As a volunteer prison chaplain in Alaska, I have found a corollary between those who have been incarcerated for child sexual abuse and the priests who have committed such grievous actions. They tend to be very smart and manipulative. They tend to be well liked and charming. They tend to have one aim in life — to satisfy their hunger. Most are highly narcissistic and do not see the harm that they have caused. They view the children they have abused not as people but as objects. They rarely show remorse and moreover, sometimes portray themselves as the victims. They are, in short, dangerous people and should never be trusted again. Most will recommit their crimes if given a chance.

Monday, March 29, 2010

What if the state forced the Church to have priestesses?

Scary thought. But they tried it in Britain and it almost passed. From Dorothy Cummings column in the Catholic Register:

Catholics in Britain do not enjoy the same confidence in religious freedom that Catholics in Canada do. Here, for example, is a headline from the Catholic Herald, Britain’s leading Catholic newspaper: “Ed Balls: Catholic schools must teach pupils where they can access abortion.” Ed Balls is the Schools Secretary, a position akin to our Minister of Education. Under a new bill, Catholic schools in England will be forced to teach students how to use artificial contraception, where to get an abortion and why same-sex sex is good.

“Is it too early to talk about home-schooling?” I asked my husband.

We don’t have children yet, but you never know.

“This bill might not apply to Scotland,” said my husband hopefully.

The bill was passed on Feb. 23. But even before it was passed, I was feeling nervous about being Catholic in Britain. A bill that could have forced the church to accept women, sexually active homosexuals and married men as priests was narrowly defeated in the House of Lords.
Heck, Dorothy, I'm not all that confident of religious freedom in Canada, especially Quebec.

Brace yourself for some Gerald Warner


Gerald Warner writes:

The abusive priests are not the only hypocrites. “I am so shocked by the abuse scandal I am leaving the Church.” Right. So, the fact that some degenerates who should never have been ordained violated young people – in itself a deplorable sin – means that the Son of God did not come down to earth, redeem mankind on the cross and found the Church? This appalling scandal no more compromises the truths of the Faith than the career of Alexander VI or any other corrupt Renaissance Pope.
Father Z adds his comments (in red, with his bolds in black) to this explosive post here:

They are being supported by the media, whose agenda is to pressurise the Catholic Church into moral relativism, [bingo] to withdraw its condemnation of abortion, contraception, divorce, homosexuality, embryo experimentation, ordination of priestesses and every other precept that conflicts with the secularist New World Order.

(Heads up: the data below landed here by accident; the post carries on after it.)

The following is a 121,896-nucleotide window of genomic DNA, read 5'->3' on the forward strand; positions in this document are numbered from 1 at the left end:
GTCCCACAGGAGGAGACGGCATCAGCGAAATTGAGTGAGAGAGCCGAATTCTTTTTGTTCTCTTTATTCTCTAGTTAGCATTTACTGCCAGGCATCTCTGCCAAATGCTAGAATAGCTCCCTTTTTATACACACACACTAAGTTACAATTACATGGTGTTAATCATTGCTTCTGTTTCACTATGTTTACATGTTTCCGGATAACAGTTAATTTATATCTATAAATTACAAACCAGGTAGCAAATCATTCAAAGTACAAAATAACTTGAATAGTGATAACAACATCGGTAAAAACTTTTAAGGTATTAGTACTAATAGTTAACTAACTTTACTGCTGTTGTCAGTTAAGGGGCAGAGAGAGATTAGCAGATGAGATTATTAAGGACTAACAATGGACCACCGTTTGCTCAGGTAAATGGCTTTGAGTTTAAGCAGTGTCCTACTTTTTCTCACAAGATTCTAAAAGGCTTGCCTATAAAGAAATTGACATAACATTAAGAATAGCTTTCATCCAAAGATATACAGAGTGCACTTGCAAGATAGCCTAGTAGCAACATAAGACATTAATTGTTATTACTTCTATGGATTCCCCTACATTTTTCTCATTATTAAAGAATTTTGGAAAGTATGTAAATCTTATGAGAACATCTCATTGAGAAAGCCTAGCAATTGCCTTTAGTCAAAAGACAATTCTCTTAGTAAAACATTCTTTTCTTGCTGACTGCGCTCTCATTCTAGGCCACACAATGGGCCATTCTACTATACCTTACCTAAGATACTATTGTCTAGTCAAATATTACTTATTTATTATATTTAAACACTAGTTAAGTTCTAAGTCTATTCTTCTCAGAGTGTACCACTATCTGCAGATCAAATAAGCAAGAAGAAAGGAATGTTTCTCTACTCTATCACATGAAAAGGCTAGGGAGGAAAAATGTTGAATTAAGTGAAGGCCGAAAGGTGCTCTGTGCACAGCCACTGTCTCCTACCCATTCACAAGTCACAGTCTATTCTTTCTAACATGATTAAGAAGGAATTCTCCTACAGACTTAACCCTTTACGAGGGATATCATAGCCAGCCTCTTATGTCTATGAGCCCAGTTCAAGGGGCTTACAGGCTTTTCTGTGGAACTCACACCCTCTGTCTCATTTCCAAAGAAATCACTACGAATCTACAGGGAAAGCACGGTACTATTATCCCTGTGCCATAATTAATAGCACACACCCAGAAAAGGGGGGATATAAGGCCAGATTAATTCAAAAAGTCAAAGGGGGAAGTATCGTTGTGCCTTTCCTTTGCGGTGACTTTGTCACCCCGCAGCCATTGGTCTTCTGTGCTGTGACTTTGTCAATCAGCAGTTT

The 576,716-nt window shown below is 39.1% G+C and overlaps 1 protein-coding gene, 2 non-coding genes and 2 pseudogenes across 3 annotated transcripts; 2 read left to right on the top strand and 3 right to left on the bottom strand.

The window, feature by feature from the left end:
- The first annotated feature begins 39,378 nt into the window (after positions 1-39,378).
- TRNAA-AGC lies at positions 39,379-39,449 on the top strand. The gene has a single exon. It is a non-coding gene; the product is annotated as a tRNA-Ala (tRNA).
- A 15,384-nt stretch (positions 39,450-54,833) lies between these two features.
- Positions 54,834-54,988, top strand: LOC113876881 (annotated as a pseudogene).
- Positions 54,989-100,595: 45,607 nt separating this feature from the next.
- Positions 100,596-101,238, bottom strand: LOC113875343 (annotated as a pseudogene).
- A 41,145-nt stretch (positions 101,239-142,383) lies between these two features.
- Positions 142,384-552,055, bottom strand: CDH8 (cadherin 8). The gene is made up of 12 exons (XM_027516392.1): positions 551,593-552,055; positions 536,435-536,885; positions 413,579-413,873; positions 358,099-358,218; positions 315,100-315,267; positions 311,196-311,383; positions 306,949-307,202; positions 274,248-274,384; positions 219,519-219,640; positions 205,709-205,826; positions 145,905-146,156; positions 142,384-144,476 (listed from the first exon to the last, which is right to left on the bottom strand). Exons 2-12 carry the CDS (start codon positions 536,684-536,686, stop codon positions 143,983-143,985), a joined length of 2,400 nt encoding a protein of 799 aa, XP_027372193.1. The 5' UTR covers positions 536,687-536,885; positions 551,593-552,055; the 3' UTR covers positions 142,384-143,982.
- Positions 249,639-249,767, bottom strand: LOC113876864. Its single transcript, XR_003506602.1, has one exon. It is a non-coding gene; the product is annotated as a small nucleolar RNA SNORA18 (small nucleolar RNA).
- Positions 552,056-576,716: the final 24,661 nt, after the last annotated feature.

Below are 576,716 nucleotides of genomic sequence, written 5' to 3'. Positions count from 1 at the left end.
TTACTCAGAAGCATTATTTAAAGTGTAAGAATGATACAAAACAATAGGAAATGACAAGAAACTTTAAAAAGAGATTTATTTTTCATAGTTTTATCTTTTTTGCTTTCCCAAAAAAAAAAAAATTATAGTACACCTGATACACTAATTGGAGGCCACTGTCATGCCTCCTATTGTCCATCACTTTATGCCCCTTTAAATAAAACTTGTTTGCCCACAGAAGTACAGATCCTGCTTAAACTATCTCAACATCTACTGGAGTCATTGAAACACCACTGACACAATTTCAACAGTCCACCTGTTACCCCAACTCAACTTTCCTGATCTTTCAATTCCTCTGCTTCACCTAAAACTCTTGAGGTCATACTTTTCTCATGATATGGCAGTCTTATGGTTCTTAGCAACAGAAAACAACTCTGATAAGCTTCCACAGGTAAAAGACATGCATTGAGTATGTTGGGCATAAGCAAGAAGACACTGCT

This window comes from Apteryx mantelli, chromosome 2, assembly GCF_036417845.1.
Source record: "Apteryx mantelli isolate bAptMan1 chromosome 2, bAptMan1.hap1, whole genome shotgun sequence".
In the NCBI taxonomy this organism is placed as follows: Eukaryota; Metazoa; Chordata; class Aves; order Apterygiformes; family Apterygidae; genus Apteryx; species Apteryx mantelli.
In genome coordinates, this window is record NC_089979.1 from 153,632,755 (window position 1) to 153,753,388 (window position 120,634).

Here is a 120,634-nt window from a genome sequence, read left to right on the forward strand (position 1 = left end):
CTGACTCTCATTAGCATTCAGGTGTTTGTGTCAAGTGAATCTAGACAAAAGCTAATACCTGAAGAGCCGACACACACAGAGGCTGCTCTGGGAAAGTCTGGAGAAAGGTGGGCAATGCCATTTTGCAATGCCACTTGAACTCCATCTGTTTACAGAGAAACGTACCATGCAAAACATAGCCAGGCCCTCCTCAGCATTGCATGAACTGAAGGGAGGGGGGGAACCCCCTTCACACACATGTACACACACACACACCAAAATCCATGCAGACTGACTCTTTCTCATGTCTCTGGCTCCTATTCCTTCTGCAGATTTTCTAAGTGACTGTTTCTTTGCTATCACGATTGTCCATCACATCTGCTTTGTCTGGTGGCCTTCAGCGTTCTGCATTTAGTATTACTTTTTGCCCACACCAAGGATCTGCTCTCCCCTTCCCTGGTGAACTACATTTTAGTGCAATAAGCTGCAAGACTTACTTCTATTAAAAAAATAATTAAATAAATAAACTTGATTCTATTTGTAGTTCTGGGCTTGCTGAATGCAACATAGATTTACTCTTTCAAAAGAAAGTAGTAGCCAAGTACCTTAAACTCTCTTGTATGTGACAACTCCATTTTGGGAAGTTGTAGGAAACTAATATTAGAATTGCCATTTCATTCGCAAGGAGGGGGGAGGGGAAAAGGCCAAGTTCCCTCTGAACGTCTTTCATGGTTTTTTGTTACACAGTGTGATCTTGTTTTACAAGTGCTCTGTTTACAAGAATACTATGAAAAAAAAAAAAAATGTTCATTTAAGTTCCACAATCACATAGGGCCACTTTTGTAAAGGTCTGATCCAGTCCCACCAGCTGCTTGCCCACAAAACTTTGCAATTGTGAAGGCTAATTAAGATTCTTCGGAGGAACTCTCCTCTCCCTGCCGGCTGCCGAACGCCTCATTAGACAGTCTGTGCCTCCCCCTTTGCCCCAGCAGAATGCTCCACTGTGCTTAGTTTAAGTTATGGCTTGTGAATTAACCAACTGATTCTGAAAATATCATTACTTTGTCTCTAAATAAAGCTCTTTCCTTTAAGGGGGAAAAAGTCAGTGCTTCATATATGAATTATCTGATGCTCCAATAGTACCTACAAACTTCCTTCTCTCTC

Free Guy Earle

Kathy Shaidle has a round up:

Background on the case here and here.

A dedicated website promises to post updates as they happen.

Guy writes:

I should present the HRT with a bill: $20,000 would only cover my expenses. I have moved across the country now, three times because of this and there is no telling how many opportunities I have missed. I can't get over the fact that this is a government sponsored cash grab and we as Canadians have nothing to say for it. We have become complacent, too comfortable in our "freedom"...

If we don't all get involved in our government and show that we can be a pro-active part of our country, then we won't even notice when all the freedoms have been stripped away. A comic is socially aware and because of my ordeal, I have made the transition to politically active; whether I like it or not, this was not my choice. Now, it is my destiny and you better hope and pray that YOU aren't next.

Sunday, March 28, 2010

A 2008 "Spengler" article that bears rereading

It's long, insightful and chilling:

Here's a juicy tidbit to entice you to read the whole thing:

Never underestimate the influence of a wife who bitch-slaps her husband in public. Early in Obama’s campaign, Michelle Obama could not restrain herself from belittling the senator. “I have some difficulty reconciling the two images I have of Barack Obama. There’s Barack Obama the phenomenon. He’s an amazing orator, Harvard Law Review, or whatever it was, law professor, best-selling author, Grammy winner. Pretty amazing, right? And then there’s the Barack Obama that lives with me in my house, and that guy’s a little less impressive,” she told a fundraiser in February 2007.